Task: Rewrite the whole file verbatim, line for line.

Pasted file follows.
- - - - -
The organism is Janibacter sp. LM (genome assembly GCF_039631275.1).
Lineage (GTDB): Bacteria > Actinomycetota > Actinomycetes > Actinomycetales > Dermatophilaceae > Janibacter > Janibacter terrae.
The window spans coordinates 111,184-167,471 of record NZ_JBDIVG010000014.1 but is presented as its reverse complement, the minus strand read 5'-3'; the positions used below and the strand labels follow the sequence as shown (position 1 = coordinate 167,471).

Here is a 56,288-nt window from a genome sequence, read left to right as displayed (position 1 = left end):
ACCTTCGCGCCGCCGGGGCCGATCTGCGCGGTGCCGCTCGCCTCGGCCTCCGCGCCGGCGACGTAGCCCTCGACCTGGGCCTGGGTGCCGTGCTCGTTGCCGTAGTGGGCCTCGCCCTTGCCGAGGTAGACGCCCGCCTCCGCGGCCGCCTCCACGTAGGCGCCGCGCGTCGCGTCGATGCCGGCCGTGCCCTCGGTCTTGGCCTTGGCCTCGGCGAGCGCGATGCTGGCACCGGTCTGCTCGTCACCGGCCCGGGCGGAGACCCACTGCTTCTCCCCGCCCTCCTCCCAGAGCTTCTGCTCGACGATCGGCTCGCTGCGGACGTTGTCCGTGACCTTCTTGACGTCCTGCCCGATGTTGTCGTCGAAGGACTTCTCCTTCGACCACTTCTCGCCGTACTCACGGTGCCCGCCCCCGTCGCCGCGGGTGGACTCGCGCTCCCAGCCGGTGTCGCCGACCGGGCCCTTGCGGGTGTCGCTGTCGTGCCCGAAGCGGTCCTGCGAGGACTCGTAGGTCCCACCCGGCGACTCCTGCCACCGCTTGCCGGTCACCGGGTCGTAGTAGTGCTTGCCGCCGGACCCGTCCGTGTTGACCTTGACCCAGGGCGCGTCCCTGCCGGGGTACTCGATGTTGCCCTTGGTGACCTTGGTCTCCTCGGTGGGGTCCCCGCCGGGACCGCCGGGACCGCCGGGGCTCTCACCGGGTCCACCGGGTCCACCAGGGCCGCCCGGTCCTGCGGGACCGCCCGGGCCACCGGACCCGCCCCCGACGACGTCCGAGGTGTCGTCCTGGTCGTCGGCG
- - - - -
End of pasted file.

The organism is Janibacter sp. LM (genome assembly GCF_039631275.1).
Lineage (GTDB): Bacteria > Actinomycetota > Actinomycetes > Actinomycetales > Dermatophilaceae > Janibacter > Janibacter terrae.
The window spans coordinates 111,184-167,471 of record NZ_JBDIVG010000014.1 but is presented as its reverse complement, the minus strand read 5'-3'; the positions used below and the strand labels follow the sequence as shown (position 1 = coordinate 167,471).

Here is a 56,288-nt window from a genome sequence, read left to right as displayed (position 1 = left end):
ACCTTCGCGCCGCCGGGGCCGATCTGCGCGGTGCCGCTCGCCTCGGCCTCCGCGCCGGCGACGTAGCCCTCGACCTGGGCCTGGGTGCCGTGCTCGTTGCCGTAGTGGGCCTCGCCCTTGCCGAGGTAGACGCCCGCCTCCGCGGCCGCCTCCACGTAGGCGCCGCGCGTCGCGTCGATGCCGGCCGTGCCCTCGGTCTTGGCCTTGGCCTCGGCGAGCGCGATGCTGGCACCGGTCTGCTCGTCACCGGCCCGGGCGGAGACCCACTGCTTCTCCCCGCCCTCCTCCCAGAGCTTCTGCTCGACGATCGGCTCGCTGCGGACGTTGTCCGTGACCTTCTTGACGTCCTGCCCGATGTTGTCGTCGAAGGACTTCTCCTTCGACCACTTCTCGCCGTACTCACGGTGCCCGCCCCCGTCGCCGCGGGTGGACTCGCGCTCCCAGCCGGTGTCGCCGACCGGGCCCTTGCGGGTGTCGCTGTCGTGCCCGAAGCGGTCCTGCGAGGACTCGTAGGTCCCACCCGGCGACTCCTGCCACCGCTTGCCGGTCACCGGGTCGTAGTAGTGCTTGCCGCCGGACCCGTCCGTGTTGACCTTGACCCAGGGCGCGTCCCTGCCGGGGTACTCGATGTTGCCCTTGGTGACCTTGGTCTCCTCGGTGGGGTCCCCGCCGGGACCGCCGGGACCGCCGGGGCTCTCACCGGGTCCACCGGGTCCACCAGGGCCGCCCGGTCCTGCGGGACCGCCCGGGCCACCGGACCCGCCCCCGACGACGTCCGAGGTGTCGTCCTGGTCGTCGGCG